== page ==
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This vignette shows how to cluster the vertices of a weighted graph using the random walk method developed by Harel and Koren  with the
Rwclust package using an example.
The random walk algorithm is based on the concepts of connected components and cut edges. Let $G=(V, E)$ be a graph where $V$ is the set of vertices and $E$ is the set of edges. A connected component is a subset of vertices that are mutually reachable. A graph can have one connected component constituting the entire graph, or several connected components. If a graph has more than one connected component, the graph is said to be disconnected. In this context, the connected components correspond to clusters.
A set of cut edges is a set $E' \subset E$ such that $G-E$ is disconnected. Essentially, $E'$ contains a set of edges whose removal results in the creation of separate clusters of vertices.
The random walk algorithm finds a set of cut edges but "sharpening" the difference between the weights of edges which connect vertices in within a cluster and the weights of edges that run between clusters. All edges with weights below a certain user-defined threshold are deleted and the resulting connected components become the clusters.
The high-level steps in the algorithm are:
We will use an example graph taken . The data is contained in a dataframe. We use
igraph to create a graph object a display it along with the edge weights.
data(example1, package="Rwclust") head(example1)
labels <- c(1,1,1,1,2,2,2,2,3,3,3,3,3,3,3,3,3,4,4,4,4) G <- igraph::graph_from_edgelist(as.matrix(example1[, c(1,2)]), directed=FALSE) G <- igraph::set_edge_attr(G, "weight", value=example1$weight) plot(G, edge.label=E(G)$weight, vertex.color=labels, layout=layout_with_fr)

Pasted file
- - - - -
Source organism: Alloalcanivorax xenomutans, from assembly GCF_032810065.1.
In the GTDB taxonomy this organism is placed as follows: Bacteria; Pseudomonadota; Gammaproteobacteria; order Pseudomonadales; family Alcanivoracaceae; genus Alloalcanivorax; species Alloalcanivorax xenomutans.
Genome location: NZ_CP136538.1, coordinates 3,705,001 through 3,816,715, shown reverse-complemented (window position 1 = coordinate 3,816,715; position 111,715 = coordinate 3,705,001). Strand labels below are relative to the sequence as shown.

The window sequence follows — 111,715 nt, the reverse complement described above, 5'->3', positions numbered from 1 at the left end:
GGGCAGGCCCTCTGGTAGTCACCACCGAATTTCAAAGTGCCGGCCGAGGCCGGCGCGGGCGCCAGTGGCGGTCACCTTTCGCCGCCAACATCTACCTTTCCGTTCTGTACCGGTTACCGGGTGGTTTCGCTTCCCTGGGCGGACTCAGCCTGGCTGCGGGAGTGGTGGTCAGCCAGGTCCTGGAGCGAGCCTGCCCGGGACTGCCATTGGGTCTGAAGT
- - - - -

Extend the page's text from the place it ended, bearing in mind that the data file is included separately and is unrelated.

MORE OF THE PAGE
rwclust function applies the edge-sharpening algorithm and returns a list containing a vector of the final weights and a sparse matrix representing the weighted adjacency matrix of the new graph. The
iter parameter is the number of algorithm iterations and
k is the maximum length of random walk to consider.
result <- rwclust(example1, iter=6, k=3)
Next we plot the new weights. Notice how the weights connecting the clusters are 0 and all the other weights are larger than their original values.
G_sharpened <- igraph::graph_from_edgelist(as.matrix(example1[, c(1,2)]), directed=FALSE) E(G_sharpened)$weights <- round(weights(result),0) plot(G_sharpened, edge.label=E(G_sharpened)$weights, vertex.color=labels, layout=layout_with_fr)
Before edges are deleted and the connected components calculated, the user must select a cutoff. To do this we plot a histogram of the edge weights. Note that there appear to be several edges with very small edge weights. 25 seems to be an appropriate cutoff.
plot(result, cutoff=25, breaks=20)
The next step is to remove the edges that are below the threshold and compute the connected components.
# delete edges with weights below the threshold edges_to_keep <- which(weights(result) > 25) example1_c <- example1[edges_to_keep, ] example1_c$weight <- weights(result)[edges_to_keep] G_c <- igraph::graph_from_edgelist(as.matrix(example1_c[, c(1,2)]), directed=FALSE) # compute the connected components clusters <- igraph::components(G_c)$membership plot(G_c, vertex.color=clusters)
Harel, David, and Yehuda Koren. "On clustering using random walks." International Conference on Foundations of Software Technology and Theoretical Computer Science. Springer, Berlin, Heidelberg, 2001.
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